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Notes from America: The dark side of Western fascination with Africa - Daily News Egypt

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Notes from America: The dark side of Western fascination with Africa

The West’s fascination with Africa as a wild jungle or uncivilised continent has a long history that still lives with us today. Most Americans know Africa through National Geographic specials, topless natives and free roaming animals – a continent void of civilised people and culture, only famine, danger and wild landscape. Africa has also long …


The West’s fascination with Africa as a wild jungle or uncivilised continent has a long history that still lives with us today. Most Americans know Africa through National Geographic specials, topless natives and free roaming animals – a continent void of civilised people and culture, only famine, danger and wild landscape.

Africa has also long been a place for Westerners to fulfill their peculiar fantasies, their wildest dreams, as a destination to escape the clutter of modern life and get back to the primitive, the pure.

The last 400-500 years of European contact with Africa produced a body of literature that presented Africa in a very bad light and Africans in very lurid terms. The reason for this had to do with the need to justify the slave trade and slavery,” said Nigerian novelist and poet, Chinua Achebe.

Recent events bring home these truths to us. President Obama – with his much talked about African background – just visited his father’s birthplace in Kenya. He couldn’t help himself, but had to lecture Africans about democracy and freedom. Hollywood made over $6bn dollar movie called “The Lion King” about an African lion called “Simba”.

Americans and other Westerners go on wildlife safaris to see wild animals, and, often hunt for the real lions. Danish novelist Karen Blixen, in her best-selling book, “Out of Africa”, professed: “You know you are truly alive when you’re living among lions.”

If you’ve paid attention to the news from Africa recently, you will know that a 50-year-old white American dentist, a father-of-two, travelled all the way to Zimbabwe and paid $50,000 to have the privilege of killing a lion that was a participant in an on-going study and beloved by people around the world. Cecil the lion was living in a Zimbabwean sanctuary area that is protected and preserved. Walter Palmer, the dentist who committed the reprehensible crime, lives in Minnesota, my beloved state, protected by his wealth and his eccentric hobby.

Conservation groups in Zimbabwe reacted angrily to the news that the 13-year-old animal had been killed: partly because of the way in which he was killed. As reported in the news, the American dentist, and the men hired to help him, lured the lion out of the national park and initially shot him with a bow and arrow. This might have been made easier by the fact the lion was known to visitors and seemingly enjoyed human contact.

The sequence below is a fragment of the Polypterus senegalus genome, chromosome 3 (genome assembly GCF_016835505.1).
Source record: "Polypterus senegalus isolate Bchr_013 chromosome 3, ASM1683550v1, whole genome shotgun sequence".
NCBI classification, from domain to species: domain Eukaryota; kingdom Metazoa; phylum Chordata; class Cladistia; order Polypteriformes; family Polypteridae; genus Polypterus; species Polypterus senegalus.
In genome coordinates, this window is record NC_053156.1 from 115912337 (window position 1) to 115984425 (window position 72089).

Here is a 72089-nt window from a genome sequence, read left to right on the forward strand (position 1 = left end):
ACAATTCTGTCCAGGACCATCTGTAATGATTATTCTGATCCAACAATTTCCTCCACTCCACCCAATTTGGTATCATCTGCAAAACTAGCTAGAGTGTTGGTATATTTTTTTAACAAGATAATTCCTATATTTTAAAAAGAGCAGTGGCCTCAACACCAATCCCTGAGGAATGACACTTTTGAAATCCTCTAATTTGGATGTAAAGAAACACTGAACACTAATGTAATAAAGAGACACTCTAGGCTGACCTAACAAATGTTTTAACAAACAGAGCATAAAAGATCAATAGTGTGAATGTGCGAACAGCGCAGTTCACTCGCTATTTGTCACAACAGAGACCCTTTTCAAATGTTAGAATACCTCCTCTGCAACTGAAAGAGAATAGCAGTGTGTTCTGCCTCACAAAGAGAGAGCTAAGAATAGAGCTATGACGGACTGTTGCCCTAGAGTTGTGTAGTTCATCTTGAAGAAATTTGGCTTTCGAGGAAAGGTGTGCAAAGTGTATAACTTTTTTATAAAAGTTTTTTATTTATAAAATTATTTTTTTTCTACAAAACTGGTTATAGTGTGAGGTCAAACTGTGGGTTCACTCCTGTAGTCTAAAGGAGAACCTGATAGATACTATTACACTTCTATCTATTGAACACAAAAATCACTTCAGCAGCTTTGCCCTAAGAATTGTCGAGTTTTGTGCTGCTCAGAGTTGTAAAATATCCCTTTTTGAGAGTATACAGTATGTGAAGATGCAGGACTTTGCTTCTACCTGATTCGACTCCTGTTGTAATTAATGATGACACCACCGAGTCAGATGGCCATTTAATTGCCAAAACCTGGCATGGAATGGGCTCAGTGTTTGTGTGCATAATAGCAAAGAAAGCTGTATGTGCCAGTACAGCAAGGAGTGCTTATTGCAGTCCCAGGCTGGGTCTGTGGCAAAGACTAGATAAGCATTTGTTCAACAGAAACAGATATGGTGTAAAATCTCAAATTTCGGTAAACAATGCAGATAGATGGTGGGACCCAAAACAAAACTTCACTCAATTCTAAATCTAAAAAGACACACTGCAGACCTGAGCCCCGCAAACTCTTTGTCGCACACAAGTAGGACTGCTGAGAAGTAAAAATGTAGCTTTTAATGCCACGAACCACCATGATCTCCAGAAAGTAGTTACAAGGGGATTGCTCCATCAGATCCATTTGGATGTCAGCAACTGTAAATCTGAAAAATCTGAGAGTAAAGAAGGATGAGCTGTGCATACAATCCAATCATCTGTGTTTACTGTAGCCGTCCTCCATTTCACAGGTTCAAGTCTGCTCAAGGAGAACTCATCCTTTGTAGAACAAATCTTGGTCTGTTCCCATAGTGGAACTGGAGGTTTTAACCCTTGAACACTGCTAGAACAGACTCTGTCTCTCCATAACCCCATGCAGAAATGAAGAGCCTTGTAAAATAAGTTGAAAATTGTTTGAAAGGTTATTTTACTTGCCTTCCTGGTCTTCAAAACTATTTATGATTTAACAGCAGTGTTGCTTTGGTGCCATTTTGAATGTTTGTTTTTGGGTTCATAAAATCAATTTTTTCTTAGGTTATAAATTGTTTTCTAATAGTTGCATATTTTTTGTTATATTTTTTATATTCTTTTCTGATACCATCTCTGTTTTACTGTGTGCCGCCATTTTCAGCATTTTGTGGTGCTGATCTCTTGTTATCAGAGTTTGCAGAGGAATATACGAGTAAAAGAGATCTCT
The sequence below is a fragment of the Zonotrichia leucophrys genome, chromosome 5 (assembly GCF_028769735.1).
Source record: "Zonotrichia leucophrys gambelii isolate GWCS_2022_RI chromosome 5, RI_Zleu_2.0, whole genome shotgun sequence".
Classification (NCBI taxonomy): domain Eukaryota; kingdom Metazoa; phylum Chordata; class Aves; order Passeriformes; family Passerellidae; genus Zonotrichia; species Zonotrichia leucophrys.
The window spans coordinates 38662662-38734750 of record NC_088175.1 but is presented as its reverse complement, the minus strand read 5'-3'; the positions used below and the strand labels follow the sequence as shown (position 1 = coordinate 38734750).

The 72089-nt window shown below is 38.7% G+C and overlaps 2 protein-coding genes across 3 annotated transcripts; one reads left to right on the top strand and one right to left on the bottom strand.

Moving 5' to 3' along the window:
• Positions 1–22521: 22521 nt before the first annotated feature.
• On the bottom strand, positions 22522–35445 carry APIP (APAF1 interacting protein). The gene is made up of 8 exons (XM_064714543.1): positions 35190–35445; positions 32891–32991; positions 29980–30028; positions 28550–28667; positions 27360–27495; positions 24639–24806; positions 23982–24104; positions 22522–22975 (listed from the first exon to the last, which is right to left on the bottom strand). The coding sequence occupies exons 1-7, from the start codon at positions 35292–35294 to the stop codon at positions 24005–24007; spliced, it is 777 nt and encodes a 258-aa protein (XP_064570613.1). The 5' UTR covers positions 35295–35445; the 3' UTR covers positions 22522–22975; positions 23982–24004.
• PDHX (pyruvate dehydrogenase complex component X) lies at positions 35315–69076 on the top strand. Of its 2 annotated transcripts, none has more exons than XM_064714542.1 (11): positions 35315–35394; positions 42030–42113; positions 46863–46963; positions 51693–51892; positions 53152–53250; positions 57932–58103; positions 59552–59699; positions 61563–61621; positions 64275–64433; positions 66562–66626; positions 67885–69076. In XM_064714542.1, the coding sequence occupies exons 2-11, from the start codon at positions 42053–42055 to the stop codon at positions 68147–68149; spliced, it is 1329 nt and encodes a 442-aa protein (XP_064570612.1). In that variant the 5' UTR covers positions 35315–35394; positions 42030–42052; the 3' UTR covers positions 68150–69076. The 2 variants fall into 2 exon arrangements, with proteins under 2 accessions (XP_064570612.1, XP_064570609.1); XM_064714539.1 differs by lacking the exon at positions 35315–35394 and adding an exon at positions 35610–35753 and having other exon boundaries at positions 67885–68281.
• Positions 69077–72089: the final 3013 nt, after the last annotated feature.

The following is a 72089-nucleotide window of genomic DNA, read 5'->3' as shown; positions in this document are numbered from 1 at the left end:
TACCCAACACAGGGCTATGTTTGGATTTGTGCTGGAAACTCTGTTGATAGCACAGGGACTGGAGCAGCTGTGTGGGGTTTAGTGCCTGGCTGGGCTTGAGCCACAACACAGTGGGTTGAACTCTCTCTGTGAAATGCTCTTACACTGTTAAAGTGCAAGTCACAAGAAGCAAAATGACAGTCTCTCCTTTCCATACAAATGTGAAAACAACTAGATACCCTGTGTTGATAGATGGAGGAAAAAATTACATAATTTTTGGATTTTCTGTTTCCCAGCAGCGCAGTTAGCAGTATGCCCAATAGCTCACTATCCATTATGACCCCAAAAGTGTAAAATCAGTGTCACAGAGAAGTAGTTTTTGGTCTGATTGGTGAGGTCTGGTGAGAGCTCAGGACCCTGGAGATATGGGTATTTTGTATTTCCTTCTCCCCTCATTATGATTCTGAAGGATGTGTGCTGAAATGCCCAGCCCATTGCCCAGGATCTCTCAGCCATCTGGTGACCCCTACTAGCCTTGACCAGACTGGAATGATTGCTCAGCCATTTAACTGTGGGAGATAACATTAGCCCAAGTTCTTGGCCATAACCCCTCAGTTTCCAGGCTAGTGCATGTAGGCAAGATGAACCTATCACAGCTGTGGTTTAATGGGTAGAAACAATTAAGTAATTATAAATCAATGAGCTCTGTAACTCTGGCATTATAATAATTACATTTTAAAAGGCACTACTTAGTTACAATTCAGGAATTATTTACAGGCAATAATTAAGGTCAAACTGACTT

Unfortunately, this dentist is known for his love of hunting of big game for trophy collection. The New York Times reported in a 2009 article, which profiled Palmer and his hunting methods, that he had served a year of probation over a case of a false statement. The Times article detailed Palmer’s skill and enthusiasm for using archery rather than firearms to slay animals. In the recent case, the American dentist paid a huge sum of money ($50,000) to get the thrill of shooting a lion from close range.

The question remains, why would Americans who spend millions of dollars on pets and domesticated animals at home, spend millions of dollars to kill wild animal in Africa. According to the International Union for Conservation of Nature, every year an estimated 600 lions are slaughtered for sport – and a majority of those are killed by American trophy hunters.

The “lion hunting safari” has become a huge business supported by Americans who are eager to kill for entertainment. A simple Google search produces thousands of links and pages filled with photos of people posing alongside lions they’ve killed on their own sites, and on associated Facebook fan pages.

The real tragedy here illuminates the fact that the American dentist went to Africa not just to hunt and kill a lion – he went to exercise his white privilege and the privilege of wealth.  He violated Zimbabwean laws and exploited their cultural affinity for hospitality just for his sadistic pleasure in killing.

So many Americans have registered their shock and abhorrence of the dentist’s actions, his office and his house been stalked and his life has been threatened, but for the wrong reason. He has gone underground because he killed a well-known lion, which obscures the real issues of his use white privilege and his violation of people of colour and the African culture, but what we left with now, is the story of the dentist who killed Cecil the lion.

Ahmed Tharwat is host of the Arab-American TV show Belahdan. His articles are published in national and international publications. He blogs at Notes From America, on www.ahmediatv.com. Follow him on Twitter @AhmediaTV

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https://dailyfeed.dailynewsegypt.com/2015/08/09/notes-from-america-the-dark-side-of-western-fascination-with-africa/
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